China Regions Order Bitcoin Mining Shutdown

Regional authorities in China have begun cracking down on Bitcoin and cryptocurrency mining projects, as part of a nationwide ban.

The moves come after China last week announced a drive to build up its industry around the blockchain, a technology that underpins cryptocurrencies but has applications in a wide range of other fields, from finance to supply chain management.

Authorities in Qinghai, in China’s northwest, and the neighbouring Xinjiang area ordered mining projects to close, Reuters reported.

Xinjiang is China’s biggest cryptomining region, accounting for about one-third of operations in the country, with Qinghai in ninth place, according to figures from the University of Cambridge.

Mining crackdown

China accounts for more than half of all bitcoin production worldwide, but the country’s State Council last month vowed to clamp down on bitcoin mining and trading as part of a long-running policy.

The move was one factor behind a Bitcoin sell-off last month that briefly wiped $1 trillion (£710bn) off the value of all cryptocurrencies.

The Qinghai office of China’s Ministry of Industry and Information Technology (MIIT) ordered a ban on new cryptomining projects in the province, and told existing ones to shut down, according to a notice that was confirmed by local officials.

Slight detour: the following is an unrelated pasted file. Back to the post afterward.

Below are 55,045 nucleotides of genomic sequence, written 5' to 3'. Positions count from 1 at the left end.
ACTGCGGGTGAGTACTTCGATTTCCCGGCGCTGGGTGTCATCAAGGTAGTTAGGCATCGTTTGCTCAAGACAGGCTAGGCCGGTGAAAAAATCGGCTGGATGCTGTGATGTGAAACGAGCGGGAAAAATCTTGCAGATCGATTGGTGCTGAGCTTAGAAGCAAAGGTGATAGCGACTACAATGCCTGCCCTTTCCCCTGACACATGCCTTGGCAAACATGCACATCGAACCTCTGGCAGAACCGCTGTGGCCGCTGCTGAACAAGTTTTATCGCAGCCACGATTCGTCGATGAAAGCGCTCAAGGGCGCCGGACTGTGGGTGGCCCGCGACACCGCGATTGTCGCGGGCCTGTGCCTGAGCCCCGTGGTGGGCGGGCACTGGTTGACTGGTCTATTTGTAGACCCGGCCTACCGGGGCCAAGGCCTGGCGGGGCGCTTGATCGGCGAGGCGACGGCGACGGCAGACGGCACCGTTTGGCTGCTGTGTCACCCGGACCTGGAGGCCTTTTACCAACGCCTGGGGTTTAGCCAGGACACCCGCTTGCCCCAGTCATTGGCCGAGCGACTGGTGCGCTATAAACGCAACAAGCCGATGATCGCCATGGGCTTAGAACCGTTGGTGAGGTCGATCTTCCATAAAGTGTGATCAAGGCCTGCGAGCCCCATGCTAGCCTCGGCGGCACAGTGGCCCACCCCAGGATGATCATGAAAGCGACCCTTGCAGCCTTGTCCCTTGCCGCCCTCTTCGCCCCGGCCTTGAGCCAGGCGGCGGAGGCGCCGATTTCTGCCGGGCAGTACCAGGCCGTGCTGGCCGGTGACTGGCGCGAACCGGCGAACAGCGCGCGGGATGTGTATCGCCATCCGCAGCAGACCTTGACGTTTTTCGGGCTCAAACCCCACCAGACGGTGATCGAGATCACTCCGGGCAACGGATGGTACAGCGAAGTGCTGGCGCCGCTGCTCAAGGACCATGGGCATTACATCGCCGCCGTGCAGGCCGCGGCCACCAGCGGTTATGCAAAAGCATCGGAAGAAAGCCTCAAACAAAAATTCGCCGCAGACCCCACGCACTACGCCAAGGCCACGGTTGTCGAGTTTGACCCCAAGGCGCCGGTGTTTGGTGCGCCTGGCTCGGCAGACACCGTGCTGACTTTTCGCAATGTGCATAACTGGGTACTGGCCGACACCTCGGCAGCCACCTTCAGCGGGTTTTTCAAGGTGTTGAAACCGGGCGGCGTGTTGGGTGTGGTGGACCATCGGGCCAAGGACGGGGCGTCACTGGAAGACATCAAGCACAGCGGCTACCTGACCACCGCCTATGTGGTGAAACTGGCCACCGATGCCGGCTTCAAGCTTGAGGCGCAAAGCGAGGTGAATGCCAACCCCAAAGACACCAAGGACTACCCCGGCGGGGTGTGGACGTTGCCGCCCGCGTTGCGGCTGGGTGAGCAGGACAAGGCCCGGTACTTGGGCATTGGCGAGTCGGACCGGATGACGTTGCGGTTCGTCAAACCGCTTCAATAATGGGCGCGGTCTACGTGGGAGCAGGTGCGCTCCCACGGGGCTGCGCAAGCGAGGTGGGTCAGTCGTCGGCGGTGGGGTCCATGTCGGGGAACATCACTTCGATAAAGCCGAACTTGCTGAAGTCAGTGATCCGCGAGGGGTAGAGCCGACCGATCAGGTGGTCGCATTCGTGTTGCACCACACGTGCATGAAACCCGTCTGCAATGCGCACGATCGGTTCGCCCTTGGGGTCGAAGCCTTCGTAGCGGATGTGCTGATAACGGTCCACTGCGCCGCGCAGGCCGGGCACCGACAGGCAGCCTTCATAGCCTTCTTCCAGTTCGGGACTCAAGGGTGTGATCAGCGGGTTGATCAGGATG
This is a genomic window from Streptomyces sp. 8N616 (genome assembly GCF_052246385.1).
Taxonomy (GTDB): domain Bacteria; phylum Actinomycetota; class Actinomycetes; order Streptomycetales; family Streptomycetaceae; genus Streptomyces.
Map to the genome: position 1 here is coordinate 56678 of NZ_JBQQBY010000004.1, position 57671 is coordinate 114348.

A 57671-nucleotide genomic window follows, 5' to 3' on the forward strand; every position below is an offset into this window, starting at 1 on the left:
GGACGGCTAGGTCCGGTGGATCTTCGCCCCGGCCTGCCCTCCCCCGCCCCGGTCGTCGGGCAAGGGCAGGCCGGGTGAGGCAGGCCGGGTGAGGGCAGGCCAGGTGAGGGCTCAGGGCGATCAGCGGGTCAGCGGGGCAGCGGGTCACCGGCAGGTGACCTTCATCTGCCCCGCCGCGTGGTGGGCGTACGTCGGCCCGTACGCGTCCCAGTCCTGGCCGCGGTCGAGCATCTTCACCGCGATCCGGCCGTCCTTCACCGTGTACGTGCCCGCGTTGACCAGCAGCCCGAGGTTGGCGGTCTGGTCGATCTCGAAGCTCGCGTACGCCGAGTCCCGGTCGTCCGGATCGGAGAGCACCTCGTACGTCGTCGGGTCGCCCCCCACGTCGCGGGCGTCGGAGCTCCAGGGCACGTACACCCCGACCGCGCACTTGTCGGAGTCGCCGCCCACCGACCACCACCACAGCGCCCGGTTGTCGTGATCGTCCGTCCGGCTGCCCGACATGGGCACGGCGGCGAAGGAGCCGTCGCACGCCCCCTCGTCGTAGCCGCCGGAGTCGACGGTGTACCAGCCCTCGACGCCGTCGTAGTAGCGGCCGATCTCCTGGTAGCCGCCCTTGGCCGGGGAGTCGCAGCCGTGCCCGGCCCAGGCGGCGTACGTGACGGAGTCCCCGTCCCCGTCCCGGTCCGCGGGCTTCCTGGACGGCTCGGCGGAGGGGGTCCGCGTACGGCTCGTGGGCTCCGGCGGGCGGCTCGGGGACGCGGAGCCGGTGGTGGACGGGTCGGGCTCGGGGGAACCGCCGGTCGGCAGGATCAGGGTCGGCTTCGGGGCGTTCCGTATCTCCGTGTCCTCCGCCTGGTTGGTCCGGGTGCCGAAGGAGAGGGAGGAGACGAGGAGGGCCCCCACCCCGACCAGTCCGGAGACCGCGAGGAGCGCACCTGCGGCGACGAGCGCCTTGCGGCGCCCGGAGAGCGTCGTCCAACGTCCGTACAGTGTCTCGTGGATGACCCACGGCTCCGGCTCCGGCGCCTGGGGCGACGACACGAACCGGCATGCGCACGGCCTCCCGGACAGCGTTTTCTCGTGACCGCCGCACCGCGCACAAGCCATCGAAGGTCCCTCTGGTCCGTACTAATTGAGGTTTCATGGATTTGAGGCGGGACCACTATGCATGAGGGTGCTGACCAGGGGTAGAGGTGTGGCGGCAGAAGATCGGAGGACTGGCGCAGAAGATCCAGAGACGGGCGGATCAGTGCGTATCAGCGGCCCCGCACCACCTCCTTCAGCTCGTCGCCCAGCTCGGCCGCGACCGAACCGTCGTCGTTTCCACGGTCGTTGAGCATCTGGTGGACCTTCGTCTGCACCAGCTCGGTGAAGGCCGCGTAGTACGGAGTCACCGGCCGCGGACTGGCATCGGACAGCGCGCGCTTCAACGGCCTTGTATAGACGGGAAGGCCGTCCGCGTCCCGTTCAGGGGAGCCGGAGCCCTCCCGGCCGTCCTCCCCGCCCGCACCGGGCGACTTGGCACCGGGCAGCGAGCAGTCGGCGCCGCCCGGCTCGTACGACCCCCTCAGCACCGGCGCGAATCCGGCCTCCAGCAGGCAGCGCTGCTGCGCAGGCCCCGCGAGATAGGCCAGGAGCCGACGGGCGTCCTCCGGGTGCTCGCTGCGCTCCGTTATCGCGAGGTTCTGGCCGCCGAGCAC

Cryptomining projects that pretended to be big data or supercomputing centres would be punished. Companies are also barred from providing sites or power for cryptocurrency mining, a highly power-intensive process for producing virtual coins.

Blockchain plans

The Development and Reform Commission of Xinjiang’s Changji Hui Prefecture also reportedly sent out a similar notice, while cryptomining projects in Xinjiang’s Zhundong Economic-Technological Development Park were ordered to close.

Inner Mongolia, China’s third-biggest cryptomining region, has published draft rules aimed at shutting down mining operations, while second-place Sichuan has announced a probe.

China is in line with most governments in its suspicions of cryptocurrencies, which regulators and central banks have described as a threat to financial stability.

But last week it said it would boost blockchain plans by establishing an “advanced blockchain industrial system” including industrial standards, tax incentives and intellectual property protections for the blockchain industry.

China wants to become a world blockchain leader by 2025, according to a report from the MIIT and Cyberspace Administration of China.

Matthew Broersma

Matt Broersma is a long standing tech freelance, who has worked for Ziff-Davis, ZDnet and other leading publications

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